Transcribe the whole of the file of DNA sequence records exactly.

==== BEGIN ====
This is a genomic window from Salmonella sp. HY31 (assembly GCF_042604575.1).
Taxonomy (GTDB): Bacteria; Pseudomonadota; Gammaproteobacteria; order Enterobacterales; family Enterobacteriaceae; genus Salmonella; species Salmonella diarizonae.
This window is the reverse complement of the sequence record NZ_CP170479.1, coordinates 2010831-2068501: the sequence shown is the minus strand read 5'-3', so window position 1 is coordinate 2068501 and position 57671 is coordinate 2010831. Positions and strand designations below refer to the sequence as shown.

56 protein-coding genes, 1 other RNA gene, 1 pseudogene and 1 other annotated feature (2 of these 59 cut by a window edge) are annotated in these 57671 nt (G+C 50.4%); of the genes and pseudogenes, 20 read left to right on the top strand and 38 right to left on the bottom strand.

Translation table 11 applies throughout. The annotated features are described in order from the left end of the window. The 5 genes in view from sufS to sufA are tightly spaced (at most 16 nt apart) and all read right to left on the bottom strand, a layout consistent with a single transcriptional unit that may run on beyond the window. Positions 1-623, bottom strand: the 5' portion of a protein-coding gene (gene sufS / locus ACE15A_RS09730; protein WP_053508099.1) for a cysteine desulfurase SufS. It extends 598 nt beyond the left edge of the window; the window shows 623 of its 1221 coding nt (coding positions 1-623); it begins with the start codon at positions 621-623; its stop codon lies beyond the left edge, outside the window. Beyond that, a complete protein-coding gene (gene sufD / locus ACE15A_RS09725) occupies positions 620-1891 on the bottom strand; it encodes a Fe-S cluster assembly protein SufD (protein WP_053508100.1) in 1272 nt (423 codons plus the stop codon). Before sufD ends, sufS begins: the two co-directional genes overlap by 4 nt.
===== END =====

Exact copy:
This is a genomic window from Salmonella sp. HY31 (assembly GCF_042604575.1).
Taxonomy (GTDB): Bacteria; Pseudomonadota; Gammaproteobacteria; order Enterobacterales; family Enterobacteriaceae; genus Salmonella; species Salmonella diarizonae.
This window is the reverse complement of the sequence record NZ_CP170479.1, coordinates 2010831-2068501: the sequence shown is the minus strand read 5'-3', so window position 1 is coordinate 2068501 and position 57671 is coordinate 2010831. Positions and strand designations below refer to the sequence as shown.

56 protein-coding genes, 1 other RNA gene, 1 pseudogene and 1 other annotated feature (2 of these 59 cut by a window edge) are annotated in these 57671 nt (G+C 50.4%); of the genes and pseudogenes, 20 read left to right on the top strand and 38 right to left on the bottom strand.

Translation table 11 applies throughout. The annotated features are described in order from the left end of the window. The 5 genes in view from sufS to sufA are tightly spaced (at most 16 nt apart) and all read right to left on the bottom strand, a layout consistent with a single transcriptional unit that may run on beyond the window. Positions 1-623, bottom strand: the 5' portion of a protein-coding gene (gene sufS / locus ACE15A_RS09730; protein WP_053508099.1) for a cysteine desulfurase SufS. It extends 598 nt beyond the left edge of the window; the window shows 623 of its 1221 coding nt (coding positions 1-623); it begins with the start codon at positions 621-623; its stop codon lies beyond the left edge, outside the window. Beyond that, a complete protein-coding gene (gene sufD / locus ACE15A_RS09725) occupies positions 620-1891 on the bottom strand; it encodes a Fe-S cluster assembly protein SufD (protein WP_053508100.1) in 1272 nt (423 codons plus the stop codon). Before sufD ends, sufS begins: the two co-directional genes overlap by 4 nt.